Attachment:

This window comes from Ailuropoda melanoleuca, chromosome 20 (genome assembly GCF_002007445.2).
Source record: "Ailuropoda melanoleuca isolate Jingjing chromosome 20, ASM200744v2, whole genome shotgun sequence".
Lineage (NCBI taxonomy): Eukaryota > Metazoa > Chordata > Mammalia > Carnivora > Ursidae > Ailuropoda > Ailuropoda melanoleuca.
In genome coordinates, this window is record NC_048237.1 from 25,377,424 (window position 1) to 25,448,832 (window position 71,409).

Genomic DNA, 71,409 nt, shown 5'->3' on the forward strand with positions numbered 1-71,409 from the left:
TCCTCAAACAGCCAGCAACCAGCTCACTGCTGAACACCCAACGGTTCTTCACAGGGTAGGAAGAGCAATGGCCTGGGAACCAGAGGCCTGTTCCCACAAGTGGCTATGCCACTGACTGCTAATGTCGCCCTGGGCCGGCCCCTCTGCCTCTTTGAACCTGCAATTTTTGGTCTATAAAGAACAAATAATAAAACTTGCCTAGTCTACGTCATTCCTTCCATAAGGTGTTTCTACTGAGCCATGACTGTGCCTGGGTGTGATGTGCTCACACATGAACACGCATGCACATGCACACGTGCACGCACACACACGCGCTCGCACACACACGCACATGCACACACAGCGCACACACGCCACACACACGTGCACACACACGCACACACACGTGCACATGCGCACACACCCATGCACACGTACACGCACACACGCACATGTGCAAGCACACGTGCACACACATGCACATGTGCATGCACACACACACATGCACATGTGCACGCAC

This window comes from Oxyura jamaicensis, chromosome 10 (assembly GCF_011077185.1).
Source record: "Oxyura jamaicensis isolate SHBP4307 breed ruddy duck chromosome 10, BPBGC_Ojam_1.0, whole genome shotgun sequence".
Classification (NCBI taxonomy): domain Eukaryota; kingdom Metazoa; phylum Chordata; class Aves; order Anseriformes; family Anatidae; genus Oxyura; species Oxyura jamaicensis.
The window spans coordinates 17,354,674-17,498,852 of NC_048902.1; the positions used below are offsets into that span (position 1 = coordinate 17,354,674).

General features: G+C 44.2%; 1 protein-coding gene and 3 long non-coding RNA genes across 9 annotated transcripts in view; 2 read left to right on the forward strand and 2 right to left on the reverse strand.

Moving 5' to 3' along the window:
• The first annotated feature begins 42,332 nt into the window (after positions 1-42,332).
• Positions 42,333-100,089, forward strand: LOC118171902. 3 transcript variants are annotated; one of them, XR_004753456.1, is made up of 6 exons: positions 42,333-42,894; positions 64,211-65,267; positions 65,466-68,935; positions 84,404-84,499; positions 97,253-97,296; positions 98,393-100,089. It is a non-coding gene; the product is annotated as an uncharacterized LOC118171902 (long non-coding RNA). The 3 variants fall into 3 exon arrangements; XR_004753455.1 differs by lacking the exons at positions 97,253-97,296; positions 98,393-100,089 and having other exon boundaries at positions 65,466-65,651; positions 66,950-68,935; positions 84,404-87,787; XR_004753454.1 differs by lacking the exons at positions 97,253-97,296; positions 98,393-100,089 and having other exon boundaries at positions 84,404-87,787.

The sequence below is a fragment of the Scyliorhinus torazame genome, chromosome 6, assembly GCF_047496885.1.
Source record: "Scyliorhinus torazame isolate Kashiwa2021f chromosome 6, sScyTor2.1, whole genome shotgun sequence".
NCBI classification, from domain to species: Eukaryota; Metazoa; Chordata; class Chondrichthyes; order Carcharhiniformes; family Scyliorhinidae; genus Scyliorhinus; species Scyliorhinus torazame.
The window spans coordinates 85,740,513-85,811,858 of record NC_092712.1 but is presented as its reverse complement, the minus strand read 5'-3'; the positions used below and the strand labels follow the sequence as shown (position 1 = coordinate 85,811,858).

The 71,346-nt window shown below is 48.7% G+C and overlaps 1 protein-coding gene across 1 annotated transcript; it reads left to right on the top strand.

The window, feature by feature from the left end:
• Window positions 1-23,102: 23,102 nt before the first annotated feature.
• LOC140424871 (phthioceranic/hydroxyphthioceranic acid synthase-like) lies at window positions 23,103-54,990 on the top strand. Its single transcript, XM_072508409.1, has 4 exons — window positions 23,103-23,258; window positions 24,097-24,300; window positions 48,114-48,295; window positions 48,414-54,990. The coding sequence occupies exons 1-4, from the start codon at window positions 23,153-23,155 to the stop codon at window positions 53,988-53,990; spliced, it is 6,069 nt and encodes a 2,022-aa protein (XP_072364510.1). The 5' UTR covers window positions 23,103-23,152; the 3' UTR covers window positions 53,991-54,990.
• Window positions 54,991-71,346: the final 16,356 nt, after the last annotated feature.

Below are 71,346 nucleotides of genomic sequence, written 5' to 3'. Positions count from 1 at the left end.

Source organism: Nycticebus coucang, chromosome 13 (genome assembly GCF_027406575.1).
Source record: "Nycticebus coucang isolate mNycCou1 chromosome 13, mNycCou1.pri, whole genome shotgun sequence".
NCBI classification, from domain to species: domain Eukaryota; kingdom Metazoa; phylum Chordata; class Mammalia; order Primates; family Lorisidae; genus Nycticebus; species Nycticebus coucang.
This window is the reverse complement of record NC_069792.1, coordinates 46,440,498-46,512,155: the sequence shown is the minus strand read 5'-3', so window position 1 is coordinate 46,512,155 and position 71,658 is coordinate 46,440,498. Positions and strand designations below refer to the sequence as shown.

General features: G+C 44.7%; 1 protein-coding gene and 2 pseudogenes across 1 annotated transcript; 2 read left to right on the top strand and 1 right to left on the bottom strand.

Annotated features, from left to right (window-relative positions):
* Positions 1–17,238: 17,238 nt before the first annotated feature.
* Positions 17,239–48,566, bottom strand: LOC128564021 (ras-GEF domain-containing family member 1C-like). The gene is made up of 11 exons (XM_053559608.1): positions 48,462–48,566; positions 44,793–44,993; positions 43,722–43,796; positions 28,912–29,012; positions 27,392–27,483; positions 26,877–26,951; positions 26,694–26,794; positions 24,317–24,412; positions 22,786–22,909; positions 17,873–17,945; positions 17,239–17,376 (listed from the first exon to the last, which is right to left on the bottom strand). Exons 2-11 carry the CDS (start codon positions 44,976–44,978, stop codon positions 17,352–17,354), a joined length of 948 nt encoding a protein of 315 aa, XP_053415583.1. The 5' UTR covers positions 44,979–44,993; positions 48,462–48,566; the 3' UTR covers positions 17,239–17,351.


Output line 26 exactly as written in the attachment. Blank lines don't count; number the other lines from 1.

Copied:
Source record: "Nycticebus coucang isolate mNycCou1 chromosome 13, mNycCou1.pri, whole genome shotgun sequence".